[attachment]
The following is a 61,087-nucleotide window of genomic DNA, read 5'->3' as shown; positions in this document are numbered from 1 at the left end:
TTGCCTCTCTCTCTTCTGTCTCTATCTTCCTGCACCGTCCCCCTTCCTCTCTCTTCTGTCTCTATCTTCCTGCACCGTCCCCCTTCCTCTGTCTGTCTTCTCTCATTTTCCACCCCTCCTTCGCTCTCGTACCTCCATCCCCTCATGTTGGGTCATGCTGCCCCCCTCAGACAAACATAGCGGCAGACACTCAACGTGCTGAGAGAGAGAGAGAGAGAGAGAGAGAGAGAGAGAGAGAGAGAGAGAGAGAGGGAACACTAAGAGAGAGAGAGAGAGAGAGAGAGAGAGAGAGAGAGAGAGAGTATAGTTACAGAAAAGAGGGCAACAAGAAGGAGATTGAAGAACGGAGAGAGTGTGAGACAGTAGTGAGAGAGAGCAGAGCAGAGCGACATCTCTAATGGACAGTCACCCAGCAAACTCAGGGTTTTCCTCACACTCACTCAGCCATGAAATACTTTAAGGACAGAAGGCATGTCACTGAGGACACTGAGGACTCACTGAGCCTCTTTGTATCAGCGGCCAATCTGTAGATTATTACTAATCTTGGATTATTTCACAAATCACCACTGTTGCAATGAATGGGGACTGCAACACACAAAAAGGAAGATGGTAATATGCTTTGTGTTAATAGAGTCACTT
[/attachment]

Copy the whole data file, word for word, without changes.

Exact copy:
The following is a 61,087-nucleotide window of genomic DNA, read 5'->3' as shown; positions in this document are numbered from 1 at the left end:
TTGCCTCTCTCTCTTCTGTCTCTATCTTCCTGCACCGTCCCCCTTCCTCTCTCTTCTGTCTCTATCTTCCTGCACCGTCCCCCTTCCTCTGTCTGTCTTCTCTCATTTTCCACCCCTCCTTCGCTCTCGTACCTCCATCCCCTCATGTTGGGTCATGCTGCCCCCCTCAGACAAACATAGCGGCAGACACTCAACGTGCTGAGAGAGAGAGAGAGAGAGAGAGAGAGAGAGAGAGAGAGAGAGAGAGAGAGGGAACACTAAGAGAGAGAGAGAGAGAGAGAGAGAGAGAGAGAGAGAGAGAGTATAGTTACAGAAAAGAGGGCAACAAGAAGGAGATTGAAGAACGGAGAGAGTGTGAGACAGTAGTGAGAGAGAGCAGAGCAGAGCGACATCTCTAATGGACAGTCACCCAGCAAACTCAGGGTTTTCCTCACACTCACTCAGCCATGAAATACTTTAAGGACAGAAGGCATGTCACTGAGGACACTGAGGACTCACTGAGCCTCTTTGTATCAGCGGCCAATCTGTAGATTATTACTAATCTTGGATTATTTCACAAATCACCACTGTTGCAATGAATGGGGACTGCAACACACAAAAAGGAAGATGGTAATATGCTTTGTGTTAATAGAGTCACTT